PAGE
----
Good HIT systems help anesthesiologists prepare for the procedures and help the ASC scheduler allow the appropriate amount of time for a case. Information systems often let healthcare providers track how long each provider takes for a certain procedure so they can can schedule the right amount of time for the job. This keeps cases from getting backed up and slowing the entire day down.
4. Medication management. Especially since they deal with large quantities of drugs, anesthesiologists look for medication management programs at ASCs, Dr. Cottrell says.
If staff members don't properly manage the center's medications, they can end up with a surplus or shortage and consequences from both. "Too many supplies on hand can increase expenses," he says. Supply shortages, on the other hand, render the specialists unable to properly care for patients.
Post-operative medication management is also crucial for producing satisfied customers. "If one procedure is more painful than another, you need different medication for the patient to take home," he says. He prefers programs which call for long-lasting local anesthesia to be administered before a patient leaves along with the proper home medications.
Centers are often graded on pain after a procedure, he says. "Word gets around that a patient did or did not have pain."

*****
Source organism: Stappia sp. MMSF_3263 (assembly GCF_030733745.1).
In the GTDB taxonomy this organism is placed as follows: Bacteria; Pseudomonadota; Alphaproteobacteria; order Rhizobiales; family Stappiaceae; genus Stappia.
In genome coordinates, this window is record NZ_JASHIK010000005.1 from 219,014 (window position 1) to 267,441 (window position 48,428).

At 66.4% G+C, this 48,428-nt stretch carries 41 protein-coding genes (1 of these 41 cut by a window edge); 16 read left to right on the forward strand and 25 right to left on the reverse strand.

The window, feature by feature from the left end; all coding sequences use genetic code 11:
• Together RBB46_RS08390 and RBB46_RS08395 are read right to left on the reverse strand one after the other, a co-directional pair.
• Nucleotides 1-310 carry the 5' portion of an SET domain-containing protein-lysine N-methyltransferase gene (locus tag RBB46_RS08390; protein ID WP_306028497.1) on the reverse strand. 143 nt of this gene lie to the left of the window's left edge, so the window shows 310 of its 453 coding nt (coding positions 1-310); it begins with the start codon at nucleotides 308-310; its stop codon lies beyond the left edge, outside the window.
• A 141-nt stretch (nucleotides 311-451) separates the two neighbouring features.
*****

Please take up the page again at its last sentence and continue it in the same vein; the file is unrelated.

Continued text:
5. Transfer policy. Dr. Cottrell always looks to see an ASC has a transfer policy in place with a local hospital in case any complications arise, including puncturing a vessel or colon perforation.
Most surgery centers are not equipped to deal with these potentially life-threatening cases. Transfer policies make sure a center's patients can access proper emergency treatment if necessary.
Surgery center leadership also needs to detail how to transport a patient to the emergency room, how to assess the stability of a patient and who will care for the remaining patients in case of emergency.
6. Communication. Overall, anesthesiologists are looking for a surgery center whose staff is willing to engage in strong and consistent dialogue.
"Having everybody on the same page is extremely important," Dr. Cottrell says. "Team effort and communication are key to any successful unit in terms of patient outcomes."
He recommends monthly meetings to review statistics and quality issues. Open communication ensures the anesthesiologists' equipment and supply needs are adequately met. It also makes sure anesthesia providers are able to handle the surgery center's case load and specialty mix.
For example, if a surgery center wants to treat pediatric patients, the anesthesia providers must be involved in the discussion. Anesthesia machines and dosages are different for pediatrics, and only pediatric-experienced anesthesiologists can perform the procedures. Unnecessary friction and expenses can be avoided by open conversations.
Solid relationships will bring in more patients and more business.
"The better the experience, the better the outcome for patients than the more likely the ASC is to thrive and grow," Dr. Cottrell says.